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Ireland

Ireland

NEW BOOST TO IRISH MARKET; New round of bidding

Ireland's energy minister gave a broad outline of the new round of bidding for 100 MW of new renewable energy capacity in his address to the Irish Wind Energy Association's annual conference on April 19. The package, to be announced on April 26, contains a provision to allow third party access to the electricity network.

Ireland's next round of competition for new renewable energy capacity -- this time for 100 MW -- was due to be announced by energy minister Emmet Stagg on April 26. A week earlier, however, Stagg gave a broad outline of the new round of bidding in his address to the Irish Wind Energy Association's annual conference on April 19.

The support package for the next round will be IR£7.5 million in backing for: competitions for an additional 100 MW of installed capacity using renewable sources; a grant scheme for the development of small scale renewables projects; grant support for a pilot wave energy project; and a special initiative for innovative renewable energy projects.

Significantly the package also contains a provision to allow third party access to the electricity network "to allow sales of green electricity directly to electricity consumers," said Stagg, "and the setting of a target for electricity from renewables up to the year 2010." He gave no indication of the size of this target at the conference. "Suffice to say that the strategy brings renewables centre stage as a component of Irish energy policy," said Stagg, stressing that competitive prices were of paramount importance.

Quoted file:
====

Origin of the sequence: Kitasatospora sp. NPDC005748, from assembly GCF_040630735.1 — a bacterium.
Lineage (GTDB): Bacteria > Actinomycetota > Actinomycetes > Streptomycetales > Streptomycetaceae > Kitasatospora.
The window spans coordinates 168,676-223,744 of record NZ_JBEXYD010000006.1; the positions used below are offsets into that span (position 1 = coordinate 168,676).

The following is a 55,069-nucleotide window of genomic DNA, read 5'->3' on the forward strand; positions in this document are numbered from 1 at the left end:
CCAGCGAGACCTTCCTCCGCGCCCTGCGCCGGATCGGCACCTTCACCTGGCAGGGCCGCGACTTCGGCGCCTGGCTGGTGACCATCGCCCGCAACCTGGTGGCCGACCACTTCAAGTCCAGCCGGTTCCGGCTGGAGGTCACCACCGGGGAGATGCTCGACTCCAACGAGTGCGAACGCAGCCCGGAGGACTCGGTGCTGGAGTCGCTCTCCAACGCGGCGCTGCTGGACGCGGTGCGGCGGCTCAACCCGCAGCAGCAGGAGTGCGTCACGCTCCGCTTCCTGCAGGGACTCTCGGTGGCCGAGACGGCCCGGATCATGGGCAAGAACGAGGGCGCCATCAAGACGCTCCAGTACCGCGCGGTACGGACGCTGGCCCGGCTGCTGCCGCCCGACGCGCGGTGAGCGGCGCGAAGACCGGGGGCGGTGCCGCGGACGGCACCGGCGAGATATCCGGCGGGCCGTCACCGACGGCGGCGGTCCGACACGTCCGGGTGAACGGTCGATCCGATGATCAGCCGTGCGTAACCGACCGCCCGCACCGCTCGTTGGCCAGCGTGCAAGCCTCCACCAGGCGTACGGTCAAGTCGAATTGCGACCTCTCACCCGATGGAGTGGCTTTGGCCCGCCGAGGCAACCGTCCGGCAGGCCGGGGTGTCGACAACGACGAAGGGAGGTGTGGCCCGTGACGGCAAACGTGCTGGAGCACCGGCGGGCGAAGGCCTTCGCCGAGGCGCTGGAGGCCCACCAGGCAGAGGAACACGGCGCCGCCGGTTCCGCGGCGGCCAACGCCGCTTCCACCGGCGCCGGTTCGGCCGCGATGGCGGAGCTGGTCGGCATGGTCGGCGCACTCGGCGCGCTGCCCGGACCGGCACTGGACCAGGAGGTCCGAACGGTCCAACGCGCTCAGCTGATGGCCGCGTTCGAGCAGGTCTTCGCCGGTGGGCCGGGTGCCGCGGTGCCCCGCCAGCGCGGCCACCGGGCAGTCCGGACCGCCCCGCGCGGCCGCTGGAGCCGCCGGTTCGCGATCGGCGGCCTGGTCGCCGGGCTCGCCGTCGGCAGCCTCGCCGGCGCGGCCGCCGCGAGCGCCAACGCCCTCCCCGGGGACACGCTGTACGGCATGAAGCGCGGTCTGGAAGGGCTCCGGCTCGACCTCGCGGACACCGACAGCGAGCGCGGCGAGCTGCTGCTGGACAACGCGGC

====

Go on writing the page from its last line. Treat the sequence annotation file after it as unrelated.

The new round of competition comes just over a year after announcement of projects chosen in the first round of the Alternative Energy Requirement (AER) for new hydro, landfill gas, wind and combined heat and power projects. In this first round, ten projects for 70 MW of wind power won contracts, though so far not one has been built (Windpower Monthly, April 1996). The initial aim of the first round was for construction of just 75 MW of new renewable capacity, but the number of projects bid in at near commercial prices meant that far more were selected. Under the AER, payments for renewables range from a peak rate of IEP 0.065/kWh to IEP 0.04/kWh for off peak supplies.

In a veiled warning to the international wind turbine industry, Stagg indicated at the Irish Wind Energy Association conference that large scale imports of technology with no Irish content would not necessarily be tolerated. "We must also, of course, adopt a broad view and look beyond purely energy concerns to issues such as industrial competitiveness, employment and local development and seek to identify ways in which the harnessing of renewables can support other areas of national policy," said Stagg.

He said he appreciated and accepted that the wind business has a role beyond electricity generation, referring to its "broader potential in turbine manufacturing, skills transfer, consultancy and other related business opportunities, local development and wealth creation."

Stagg also gave brief details of a government review of renewable strategy, expected to report soon. "Among other issues the review has considered the priority technologies, grid connection issues, unit price, the future of Thermie funded projects, the planning process, the need for longer term targets and the broader socio-economic dimension to renewables development," he said.

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